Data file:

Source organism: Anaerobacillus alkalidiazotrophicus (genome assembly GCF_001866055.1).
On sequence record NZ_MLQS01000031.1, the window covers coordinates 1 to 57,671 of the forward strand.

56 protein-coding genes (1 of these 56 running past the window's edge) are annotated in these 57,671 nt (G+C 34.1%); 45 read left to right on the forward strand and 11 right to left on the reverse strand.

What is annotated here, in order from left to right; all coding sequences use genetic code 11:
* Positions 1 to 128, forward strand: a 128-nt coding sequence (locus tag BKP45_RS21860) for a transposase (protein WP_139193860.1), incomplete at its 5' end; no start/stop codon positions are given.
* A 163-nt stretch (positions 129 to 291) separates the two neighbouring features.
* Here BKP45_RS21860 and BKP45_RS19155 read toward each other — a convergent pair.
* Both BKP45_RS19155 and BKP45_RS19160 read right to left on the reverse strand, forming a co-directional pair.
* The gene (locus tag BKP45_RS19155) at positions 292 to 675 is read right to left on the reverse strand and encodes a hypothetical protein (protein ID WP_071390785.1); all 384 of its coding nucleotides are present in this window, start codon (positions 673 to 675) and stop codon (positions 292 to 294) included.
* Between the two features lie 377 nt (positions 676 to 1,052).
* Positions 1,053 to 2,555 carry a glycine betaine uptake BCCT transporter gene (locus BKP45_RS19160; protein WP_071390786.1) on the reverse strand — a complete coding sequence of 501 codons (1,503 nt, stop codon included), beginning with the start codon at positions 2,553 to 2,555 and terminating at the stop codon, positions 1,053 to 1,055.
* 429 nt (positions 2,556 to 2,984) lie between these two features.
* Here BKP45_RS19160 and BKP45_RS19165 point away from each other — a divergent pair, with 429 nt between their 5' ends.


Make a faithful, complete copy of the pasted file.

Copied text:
Source organism: Anaerobacillus alkalidiazotrophicus (genome assembly GCF_001866055.1).
On sequence record NZ_MLQS01000031.1, the window covers coordinates 1 to 57,671 of the forward strand.

56 protein-coding genes (1 of these 56 running past the window's edge) are annotated in these 57,671 nt (G+C 34.1%); 45 read left to right on the forward strand and 11 right to left on the reverse strand.

What is annotated here, in order from left to right; all coding sequences use genetic code 11:
* Positions 1 to 128, forward strand: a 128-nt coding sequence (locus tag BKP45_RS21860) for a transposase (protein WP_139193860.1), incomplete at its 5' end; no start/stop codon positions are given.
* A 163-nt stretch (positions 129 to 291) separates the two neighbouring features.
* Here BKP45_RS21860 and BKP45_RS19155 read toward each other — a convergent pair.
* Both BKP45_RS19155 and BKP45_RS19160 read right to left on the reverse strand, forming a co-directional pair.
* The gene (locus tag BKP45_RS19155) at positions 292 to 675 is read right to left on the reverse strand and encodes a hypothetical protein (protein ID WP_071390785.1); all 384 of its coding nucleotides are present in this window, start codon (positions 673 to 675) and stop codon (positions 292 to 294) included.
* Between the two features lie 377 nt (positions 676 to 1,052).
* Positions 1,053 to 2,555 carry a glycine betaine uptake BCCT transporter gene (locus BKP45_RS19160; protein WP_071390786.1) on the reverse strand — a complete coding sequence of 501 codons (1,503 nt, stop codon included), beginning with the start codon at positions 2,553 to 2,555 and terminating at the stop codon, positions 1,053 to 1,055.
* 429 nt (positions 2,556 to 2,984) lie between these two features.
* Here BKP45_RS19160 and BKP45_RS19165 point away from each other — a divergent pair, with 429 nt between their 5' ends.